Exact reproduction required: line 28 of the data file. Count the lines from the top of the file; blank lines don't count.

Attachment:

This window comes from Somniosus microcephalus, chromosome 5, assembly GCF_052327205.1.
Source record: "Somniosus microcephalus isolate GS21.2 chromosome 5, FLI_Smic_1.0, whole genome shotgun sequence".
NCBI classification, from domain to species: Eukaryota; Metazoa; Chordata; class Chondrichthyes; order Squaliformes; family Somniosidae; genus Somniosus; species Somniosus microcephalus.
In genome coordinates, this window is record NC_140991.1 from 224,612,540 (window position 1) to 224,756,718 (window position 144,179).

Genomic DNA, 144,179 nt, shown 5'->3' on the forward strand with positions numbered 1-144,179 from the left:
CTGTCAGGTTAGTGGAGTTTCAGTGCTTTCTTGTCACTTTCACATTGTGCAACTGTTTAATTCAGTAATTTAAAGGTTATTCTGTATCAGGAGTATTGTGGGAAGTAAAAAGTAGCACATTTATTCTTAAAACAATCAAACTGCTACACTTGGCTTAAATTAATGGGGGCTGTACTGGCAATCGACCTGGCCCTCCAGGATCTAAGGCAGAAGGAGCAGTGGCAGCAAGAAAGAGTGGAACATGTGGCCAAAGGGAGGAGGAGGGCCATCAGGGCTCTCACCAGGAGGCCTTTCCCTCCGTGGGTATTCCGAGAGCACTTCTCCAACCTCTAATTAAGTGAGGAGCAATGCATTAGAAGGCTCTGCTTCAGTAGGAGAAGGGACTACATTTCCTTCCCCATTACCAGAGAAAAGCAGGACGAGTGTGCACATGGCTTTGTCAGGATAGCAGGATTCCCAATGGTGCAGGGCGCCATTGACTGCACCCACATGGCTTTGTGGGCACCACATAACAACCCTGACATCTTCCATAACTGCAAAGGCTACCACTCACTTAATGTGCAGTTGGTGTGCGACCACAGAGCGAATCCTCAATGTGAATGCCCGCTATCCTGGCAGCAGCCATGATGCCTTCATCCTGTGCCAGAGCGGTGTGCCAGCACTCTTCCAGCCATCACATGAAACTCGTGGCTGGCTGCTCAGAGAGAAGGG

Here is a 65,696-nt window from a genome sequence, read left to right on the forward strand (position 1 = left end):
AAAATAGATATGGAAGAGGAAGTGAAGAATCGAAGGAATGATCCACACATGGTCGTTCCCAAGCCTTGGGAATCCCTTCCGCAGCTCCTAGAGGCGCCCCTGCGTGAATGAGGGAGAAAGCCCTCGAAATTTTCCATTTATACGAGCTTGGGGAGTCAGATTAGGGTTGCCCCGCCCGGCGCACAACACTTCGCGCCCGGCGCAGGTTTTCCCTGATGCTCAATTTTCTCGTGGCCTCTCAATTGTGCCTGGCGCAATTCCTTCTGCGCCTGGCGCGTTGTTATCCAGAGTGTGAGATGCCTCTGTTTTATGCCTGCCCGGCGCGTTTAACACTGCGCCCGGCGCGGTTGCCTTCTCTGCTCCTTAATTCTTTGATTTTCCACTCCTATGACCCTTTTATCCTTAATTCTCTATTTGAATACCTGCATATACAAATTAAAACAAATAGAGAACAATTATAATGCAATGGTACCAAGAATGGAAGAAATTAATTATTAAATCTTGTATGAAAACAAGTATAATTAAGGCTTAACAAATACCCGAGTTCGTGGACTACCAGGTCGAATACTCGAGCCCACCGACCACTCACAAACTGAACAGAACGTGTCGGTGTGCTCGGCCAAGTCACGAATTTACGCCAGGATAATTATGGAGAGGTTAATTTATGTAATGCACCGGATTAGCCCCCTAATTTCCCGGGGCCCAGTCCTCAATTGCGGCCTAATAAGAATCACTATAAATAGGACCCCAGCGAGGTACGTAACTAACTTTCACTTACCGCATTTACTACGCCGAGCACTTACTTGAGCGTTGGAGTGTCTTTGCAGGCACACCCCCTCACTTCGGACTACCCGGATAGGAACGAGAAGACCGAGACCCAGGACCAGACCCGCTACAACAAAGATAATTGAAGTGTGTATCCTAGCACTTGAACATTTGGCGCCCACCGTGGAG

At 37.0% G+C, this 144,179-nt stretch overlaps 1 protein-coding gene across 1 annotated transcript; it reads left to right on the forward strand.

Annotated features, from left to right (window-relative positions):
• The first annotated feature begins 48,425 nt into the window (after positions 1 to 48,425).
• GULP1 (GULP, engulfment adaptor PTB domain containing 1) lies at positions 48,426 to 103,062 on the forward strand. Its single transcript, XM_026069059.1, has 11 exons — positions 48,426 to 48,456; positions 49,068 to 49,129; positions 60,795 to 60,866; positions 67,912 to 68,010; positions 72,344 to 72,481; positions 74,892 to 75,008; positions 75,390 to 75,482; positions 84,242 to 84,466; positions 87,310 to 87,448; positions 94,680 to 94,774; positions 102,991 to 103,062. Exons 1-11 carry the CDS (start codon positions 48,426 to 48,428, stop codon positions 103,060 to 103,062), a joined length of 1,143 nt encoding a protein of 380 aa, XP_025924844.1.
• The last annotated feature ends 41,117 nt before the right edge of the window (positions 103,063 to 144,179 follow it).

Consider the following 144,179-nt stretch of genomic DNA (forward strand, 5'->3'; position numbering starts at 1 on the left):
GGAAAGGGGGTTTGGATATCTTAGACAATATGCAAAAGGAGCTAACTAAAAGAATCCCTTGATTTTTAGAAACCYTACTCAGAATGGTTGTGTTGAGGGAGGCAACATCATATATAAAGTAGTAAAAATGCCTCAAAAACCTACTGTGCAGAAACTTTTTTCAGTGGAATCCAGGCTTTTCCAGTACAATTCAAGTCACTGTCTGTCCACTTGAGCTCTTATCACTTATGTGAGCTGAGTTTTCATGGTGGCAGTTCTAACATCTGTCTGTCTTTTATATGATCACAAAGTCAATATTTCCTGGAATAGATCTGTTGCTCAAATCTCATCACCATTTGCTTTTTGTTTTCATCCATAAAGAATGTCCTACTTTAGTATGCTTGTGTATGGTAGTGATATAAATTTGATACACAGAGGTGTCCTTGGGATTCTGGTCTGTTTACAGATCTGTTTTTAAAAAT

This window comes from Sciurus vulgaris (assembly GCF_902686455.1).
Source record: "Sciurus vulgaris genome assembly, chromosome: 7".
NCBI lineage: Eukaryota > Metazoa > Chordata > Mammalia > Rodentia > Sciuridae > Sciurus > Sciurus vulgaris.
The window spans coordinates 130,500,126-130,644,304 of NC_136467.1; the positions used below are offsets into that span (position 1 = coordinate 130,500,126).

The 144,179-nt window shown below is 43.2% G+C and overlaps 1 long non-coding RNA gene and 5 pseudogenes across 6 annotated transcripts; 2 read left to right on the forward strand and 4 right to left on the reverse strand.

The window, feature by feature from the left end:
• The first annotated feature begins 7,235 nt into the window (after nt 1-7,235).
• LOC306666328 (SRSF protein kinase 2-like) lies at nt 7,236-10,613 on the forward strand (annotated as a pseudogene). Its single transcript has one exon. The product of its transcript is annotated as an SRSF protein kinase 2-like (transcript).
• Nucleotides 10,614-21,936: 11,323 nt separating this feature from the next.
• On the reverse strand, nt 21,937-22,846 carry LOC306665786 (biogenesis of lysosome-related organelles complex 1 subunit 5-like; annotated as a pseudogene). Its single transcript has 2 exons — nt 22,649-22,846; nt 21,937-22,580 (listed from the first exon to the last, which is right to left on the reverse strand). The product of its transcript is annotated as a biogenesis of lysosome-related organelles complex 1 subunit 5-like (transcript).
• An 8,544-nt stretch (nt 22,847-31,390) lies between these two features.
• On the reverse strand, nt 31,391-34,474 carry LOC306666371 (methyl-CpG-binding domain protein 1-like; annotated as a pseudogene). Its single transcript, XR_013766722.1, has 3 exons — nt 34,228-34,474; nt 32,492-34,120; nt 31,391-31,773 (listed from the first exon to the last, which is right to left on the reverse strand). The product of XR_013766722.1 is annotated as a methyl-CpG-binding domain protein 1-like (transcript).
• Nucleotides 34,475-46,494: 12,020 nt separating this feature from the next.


• Nucleotides 34,475-46,494: 12,020 nt separating this feature from the next.